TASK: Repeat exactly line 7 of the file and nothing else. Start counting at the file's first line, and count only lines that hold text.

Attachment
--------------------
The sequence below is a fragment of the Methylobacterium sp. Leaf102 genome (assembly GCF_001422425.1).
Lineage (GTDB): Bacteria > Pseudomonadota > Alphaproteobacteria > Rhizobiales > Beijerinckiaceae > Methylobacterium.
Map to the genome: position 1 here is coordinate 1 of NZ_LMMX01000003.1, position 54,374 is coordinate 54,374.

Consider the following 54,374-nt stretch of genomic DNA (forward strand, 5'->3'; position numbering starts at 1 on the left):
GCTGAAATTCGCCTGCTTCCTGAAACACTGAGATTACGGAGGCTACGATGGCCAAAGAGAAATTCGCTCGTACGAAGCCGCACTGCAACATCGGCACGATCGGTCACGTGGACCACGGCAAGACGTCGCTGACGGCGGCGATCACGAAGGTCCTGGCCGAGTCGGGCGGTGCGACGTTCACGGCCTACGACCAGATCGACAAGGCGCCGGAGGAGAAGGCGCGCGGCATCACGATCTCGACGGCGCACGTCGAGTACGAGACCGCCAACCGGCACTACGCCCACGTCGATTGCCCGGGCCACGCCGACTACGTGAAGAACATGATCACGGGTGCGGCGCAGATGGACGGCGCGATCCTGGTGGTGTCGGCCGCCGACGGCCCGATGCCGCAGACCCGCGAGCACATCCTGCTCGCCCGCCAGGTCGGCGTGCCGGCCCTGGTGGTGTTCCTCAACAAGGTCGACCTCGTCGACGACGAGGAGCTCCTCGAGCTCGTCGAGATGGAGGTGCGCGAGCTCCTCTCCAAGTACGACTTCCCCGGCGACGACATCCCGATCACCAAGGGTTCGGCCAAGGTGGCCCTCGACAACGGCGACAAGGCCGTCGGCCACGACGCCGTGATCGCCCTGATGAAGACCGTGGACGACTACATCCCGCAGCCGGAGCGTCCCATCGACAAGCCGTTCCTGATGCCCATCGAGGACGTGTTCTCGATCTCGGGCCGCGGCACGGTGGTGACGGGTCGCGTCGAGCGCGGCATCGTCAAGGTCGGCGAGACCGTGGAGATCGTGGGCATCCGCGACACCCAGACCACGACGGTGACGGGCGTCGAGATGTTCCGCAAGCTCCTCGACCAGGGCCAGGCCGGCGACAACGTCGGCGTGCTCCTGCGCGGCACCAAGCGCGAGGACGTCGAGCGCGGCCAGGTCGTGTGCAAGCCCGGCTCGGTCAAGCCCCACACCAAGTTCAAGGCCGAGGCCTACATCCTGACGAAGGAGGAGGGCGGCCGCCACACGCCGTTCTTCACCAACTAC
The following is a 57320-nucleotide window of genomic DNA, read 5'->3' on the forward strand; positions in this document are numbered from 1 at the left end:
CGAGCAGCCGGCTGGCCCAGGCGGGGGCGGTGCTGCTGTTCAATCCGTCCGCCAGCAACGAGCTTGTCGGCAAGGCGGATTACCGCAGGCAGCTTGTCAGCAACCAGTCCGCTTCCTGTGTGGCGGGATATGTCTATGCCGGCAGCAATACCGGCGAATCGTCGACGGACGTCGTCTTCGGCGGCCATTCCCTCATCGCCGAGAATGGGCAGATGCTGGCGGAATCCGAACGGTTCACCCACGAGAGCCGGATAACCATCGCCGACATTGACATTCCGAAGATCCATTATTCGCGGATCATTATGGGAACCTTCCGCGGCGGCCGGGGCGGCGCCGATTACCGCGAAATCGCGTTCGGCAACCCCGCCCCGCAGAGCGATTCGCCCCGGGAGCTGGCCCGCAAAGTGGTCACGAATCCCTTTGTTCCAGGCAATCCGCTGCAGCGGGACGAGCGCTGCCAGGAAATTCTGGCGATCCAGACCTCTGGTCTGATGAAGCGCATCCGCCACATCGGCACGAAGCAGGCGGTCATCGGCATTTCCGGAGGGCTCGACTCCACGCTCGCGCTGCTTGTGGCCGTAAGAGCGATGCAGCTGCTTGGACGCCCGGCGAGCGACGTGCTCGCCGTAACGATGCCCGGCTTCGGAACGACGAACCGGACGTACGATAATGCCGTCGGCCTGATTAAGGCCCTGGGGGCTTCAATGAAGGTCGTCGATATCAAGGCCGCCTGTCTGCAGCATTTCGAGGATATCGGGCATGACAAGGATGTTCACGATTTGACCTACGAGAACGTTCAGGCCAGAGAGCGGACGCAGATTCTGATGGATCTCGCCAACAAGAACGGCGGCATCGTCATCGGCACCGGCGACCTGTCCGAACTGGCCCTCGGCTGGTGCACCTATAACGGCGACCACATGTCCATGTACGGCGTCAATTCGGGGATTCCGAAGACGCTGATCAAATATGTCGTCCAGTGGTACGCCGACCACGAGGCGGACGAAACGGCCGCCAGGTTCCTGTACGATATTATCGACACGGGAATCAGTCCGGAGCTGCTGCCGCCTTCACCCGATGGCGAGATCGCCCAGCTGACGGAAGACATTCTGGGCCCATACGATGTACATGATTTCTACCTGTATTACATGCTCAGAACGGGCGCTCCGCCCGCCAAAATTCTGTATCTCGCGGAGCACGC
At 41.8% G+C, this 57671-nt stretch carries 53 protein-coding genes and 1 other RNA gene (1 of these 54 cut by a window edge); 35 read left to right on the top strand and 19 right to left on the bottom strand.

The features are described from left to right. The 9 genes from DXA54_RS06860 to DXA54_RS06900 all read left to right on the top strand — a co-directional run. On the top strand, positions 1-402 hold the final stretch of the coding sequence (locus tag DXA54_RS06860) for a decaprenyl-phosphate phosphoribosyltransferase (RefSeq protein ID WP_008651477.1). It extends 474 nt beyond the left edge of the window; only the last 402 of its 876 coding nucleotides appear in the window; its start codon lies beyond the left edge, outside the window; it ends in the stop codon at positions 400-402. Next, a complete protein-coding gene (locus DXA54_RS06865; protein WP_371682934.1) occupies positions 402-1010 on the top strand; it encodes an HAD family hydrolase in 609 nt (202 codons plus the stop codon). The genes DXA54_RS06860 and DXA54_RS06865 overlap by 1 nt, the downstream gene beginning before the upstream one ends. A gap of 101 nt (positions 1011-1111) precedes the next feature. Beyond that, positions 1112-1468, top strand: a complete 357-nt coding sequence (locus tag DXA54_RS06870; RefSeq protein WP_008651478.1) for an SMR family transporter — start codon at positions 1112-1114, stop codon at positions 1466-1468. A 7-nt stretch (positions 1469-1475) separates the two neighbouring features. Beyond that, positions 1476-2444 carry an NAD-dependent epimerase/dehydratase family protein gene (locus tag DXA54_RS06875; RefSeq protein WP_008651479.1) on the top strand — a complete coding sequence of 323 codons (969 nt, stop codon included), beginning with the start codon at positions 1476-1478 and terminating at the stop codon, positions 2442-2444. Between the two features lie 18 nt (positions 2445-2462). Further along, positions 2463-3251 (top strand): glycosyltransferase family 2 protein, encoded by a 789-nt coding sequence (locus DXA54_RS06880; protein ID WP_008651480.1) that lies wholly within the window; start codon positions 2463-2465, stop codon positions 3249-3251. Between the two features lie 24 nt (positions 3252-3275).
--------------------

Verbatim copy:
CGAGCAGCCGGCTGGCCCAGGCGGGGGCGGTGCTGCTGTTCAATCCGTCCGCCAGCAACGAGCTTGTCGGCAAGGCGGATTACCGCAGGCAGCTTGTCAGCAACCAGTCCGCTTCCTGTGTGGCGGGATATGTCTATGCCGGCAGCAATACCGGCGAATCGTCGACGGACGTCGTCTTCGGCGGCCATTCCCTCATCGCCGAGAATGGGCAGATGCTGGCGGAATCCGAACGGTTCACCCACGAGAGCCGGATAACCATCGCCGACATTGACATTCCGAAGATCCATTATTCGCGGATCATTATGGGAACCTTCCGCGGCGGCCGGGGCGGCGCCGATTACCGCGAAATCGCGTTCGGCAACCCCGCCCCGCAGAGCGATTCGCCCCGGGAGCTGGCCCGCAAAGTGGTCACGAATCCCTTTGTTCCAGGCAATCCGCTGCAGCGGGACGAGCGCTGCCAGGAAATTCTGGCGATCCAGACCTCTGGTCTGATGAAGCGCATCCGCCACATCGGCACGAAGCAGGCGGTCATCGGCATTTCCGGAGGGCTCGACTCCACGCTCGCGCTGCTTGTGGCCGTAAGAGCGATGCAGCTGCTTGGACGCCCGGCGAGCGACGTGCTCGCCGTAACGATGCCCGGCTTCGGAACGACGAACCGGACGTACGATAATGCCGTCGGCCTGATTAAGGCCCTGGGGGCTTCAATGAAGGTCGTCGATATCAAGGCCGCCTGTCTGCAGCATTTCGAGGATATCGGGCATGACAAGGATGTTCACGATTTGACCTACGAGAACGTTCAGGCCAGAGAGCGGACGCAGATTCTGATGGATCTCGCCAACAAGAACGGCGGCATCGTCATCGGCACCGGCGACCTGTCCGAACTGGCCCTCGGCTGGTGCACCTATAACGGCGACCACATGTCCATGTACGGCGTCAATTCGGGGATTCCGAAGACGCTGATCAAATATGTCGTCCAGTGGTACGCCGACCACGAGGCGGACGAAACGGCCGCCAGGTTCCTGTACGATATTATCGACACGGGAATCAGTCCGGAGCTGCTGCCGCCTTCACCCGATGGCGAGATCGCCCAGCTGACGGAAGACATTCTGGGCCCATACGATGTACATGATTTCTACCTGTATTACATGCTCAGAACGGGCGCTCCGCCCGCCAAAATTCTGTATCTCGCGGAGCACGC